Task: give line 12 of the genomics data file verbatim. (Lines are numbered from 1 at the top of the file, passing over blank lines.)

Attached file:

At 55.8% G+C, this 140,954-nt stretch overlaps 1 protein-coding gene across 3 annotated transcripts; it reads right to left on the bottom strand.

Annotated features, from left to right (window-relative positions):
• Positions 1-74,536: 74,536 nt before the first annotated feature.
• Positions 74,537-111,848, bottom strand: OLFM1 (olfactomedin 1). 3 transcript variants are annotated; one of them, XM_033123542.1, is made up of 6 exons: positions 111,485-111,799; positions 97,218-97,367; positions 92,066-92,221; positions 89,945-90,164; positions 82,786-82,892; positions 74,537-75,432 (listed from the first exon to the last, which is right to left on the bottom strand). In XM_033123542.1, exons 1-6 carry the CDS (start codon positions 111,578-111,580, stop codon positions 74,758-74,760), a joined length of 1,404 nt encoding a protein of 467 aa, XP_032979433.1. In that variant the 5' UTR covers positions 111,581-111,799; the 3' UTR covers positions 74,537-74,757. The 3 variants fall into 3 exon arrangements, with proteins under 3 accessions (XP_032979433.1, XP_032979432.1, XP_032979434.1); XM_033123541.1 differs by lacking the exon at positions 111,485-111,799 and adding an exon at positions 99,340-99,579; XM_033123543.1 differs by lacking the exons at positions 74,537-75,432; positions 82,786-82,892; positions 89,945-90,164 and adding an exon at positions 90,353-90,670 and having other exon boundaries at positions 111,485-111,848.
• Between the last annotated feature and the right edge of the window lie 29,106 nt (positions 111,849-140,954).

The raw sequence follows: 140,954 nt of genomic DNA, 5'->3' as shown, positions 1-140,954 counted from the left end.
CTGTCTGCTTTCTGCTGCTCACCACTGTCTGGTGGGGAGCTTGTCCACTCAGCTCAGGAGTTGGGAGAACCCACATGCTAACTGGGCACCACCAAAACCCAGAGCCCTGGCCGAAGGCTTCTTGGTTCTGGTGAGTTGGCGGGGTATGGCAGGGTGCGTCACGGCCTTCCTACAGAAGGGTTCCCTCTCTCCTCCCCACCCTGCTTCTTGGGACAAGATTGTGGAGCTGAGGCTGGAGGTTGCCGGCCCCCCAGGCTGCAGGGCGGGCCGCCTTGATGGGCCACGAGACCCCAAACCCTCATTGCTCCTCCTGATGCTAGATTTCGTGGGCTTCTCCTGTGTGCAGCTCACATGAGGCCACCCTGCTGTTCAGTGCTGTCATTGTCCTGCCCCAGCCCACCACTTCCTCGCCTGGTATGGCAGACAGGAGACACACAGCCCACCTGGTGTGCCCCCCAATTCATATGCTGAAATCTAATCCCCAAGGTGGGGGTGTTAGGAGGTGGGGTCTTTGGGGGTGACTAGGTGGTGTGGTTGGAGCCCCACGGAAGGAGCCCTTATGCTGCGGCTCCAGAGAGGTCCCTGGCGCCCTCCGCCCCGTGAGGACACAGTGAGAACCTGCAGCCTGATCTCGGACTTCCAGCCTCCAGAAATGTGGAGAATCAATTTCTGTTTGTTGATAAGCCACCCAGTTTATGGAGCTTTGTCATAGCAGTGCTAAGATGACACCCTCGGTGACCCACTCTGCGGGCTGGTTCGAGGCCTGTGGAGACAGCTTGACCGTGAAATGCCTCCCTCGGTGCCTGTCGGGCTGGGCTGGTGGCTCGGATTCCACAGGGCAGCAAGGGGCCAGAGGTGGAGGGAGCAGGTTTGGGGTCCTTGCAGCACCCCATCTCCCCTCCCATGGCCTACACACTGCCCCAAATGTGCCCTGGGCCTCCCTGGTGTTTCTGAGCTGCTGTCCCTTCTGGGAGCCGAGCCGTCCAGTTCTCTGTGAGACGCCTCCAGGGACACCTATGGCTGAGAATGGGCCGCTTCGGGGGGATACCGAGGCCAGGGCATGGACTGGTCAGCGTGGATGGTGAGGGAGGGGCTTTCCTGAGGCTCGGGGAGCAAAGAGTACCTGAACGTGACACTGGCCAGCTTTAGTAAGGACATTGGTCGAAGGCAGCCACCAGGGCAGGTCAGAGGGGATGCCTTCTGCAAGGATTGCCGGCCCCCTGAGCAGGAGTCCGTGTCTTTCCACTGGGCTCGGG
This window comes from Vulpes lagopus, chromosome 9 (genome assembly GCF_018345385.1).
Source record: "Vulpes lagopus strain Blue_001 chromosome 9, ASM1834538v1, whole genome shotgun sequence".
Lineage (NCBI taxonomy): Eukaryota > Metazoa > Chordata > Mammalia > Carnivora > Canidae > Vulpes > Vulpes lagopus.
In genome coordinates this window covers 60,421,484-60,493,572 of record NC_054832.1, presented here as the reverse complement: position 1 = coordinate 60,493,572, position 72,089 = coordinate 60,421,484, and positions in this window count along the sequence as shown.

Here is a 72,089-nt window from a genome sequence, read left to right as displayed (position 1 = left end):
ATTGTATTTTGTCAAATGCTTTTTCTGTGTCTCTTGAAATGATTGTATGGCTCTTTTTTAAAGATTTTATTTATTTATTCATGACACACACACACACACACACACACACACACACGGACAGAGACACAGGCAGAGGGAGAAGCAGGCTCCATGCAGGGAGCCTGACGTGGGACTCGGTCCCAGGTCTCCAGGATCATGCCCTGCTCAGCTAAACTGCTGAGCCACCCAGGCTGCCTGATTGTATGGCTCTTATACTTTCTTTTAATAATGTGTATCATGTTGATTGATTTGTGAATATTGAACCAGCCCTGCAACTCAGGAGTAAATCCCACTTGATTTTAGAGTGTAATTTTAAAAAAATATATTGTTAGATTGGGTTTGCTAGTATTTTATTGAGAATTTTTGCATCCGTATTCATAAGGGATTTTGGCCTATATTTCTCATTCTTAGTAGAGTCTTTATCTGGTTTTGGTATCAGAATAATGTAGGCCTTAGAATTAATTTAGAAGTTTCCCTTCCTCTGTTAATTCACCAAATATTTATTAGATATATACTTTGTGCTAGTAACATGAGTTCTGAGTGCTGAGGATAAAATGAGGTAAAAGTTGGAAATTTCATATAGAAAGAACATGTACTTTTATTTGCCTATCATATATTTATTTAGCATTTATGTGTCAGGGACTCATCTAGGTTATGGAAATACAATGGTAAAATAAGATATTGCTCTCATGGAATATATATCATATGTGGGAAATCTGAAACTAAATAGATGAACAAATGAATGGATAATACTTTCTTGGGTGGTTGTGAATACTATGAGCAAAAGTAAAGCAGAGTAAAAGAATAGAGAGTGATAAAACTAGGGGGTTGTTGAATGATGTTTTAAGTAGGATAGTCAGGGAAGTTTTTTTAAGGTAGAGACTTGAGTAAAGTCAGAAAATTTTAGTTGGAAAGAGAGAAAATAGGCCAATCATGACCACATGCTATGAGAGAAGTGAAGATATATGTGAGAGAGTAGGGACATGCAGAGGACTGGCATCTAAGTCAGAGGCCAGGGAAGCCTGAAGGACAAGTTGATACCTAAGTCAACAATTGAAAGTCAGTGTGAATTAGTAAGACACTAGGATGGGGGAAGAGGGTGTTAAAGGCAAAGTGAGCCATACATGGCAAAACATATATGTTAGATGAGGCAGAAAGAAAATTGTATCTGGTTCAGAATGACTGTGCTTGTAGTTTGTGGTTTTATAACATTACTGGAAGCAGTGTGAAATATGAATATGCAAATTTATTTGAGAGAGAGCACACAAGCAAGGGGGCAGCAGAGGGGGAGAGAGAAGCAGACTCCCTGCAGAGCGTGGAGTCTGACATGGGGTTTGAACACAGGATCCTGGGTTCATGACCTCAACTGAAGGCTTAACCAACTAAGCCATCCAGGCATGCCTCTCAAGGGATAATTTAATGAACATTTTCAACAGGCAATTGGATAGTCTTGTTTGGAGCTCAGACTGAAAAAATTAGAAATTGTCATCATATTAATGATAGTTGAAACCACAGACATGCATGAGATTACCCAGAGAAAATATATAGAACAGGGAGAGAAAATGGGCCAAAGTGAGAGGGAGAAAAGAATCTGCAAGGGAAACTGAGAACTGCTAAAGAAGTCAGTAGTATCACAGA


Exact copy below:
Here is a 72,089-nt window from a genome sequence, read left to right as displayed (position 1 = left end):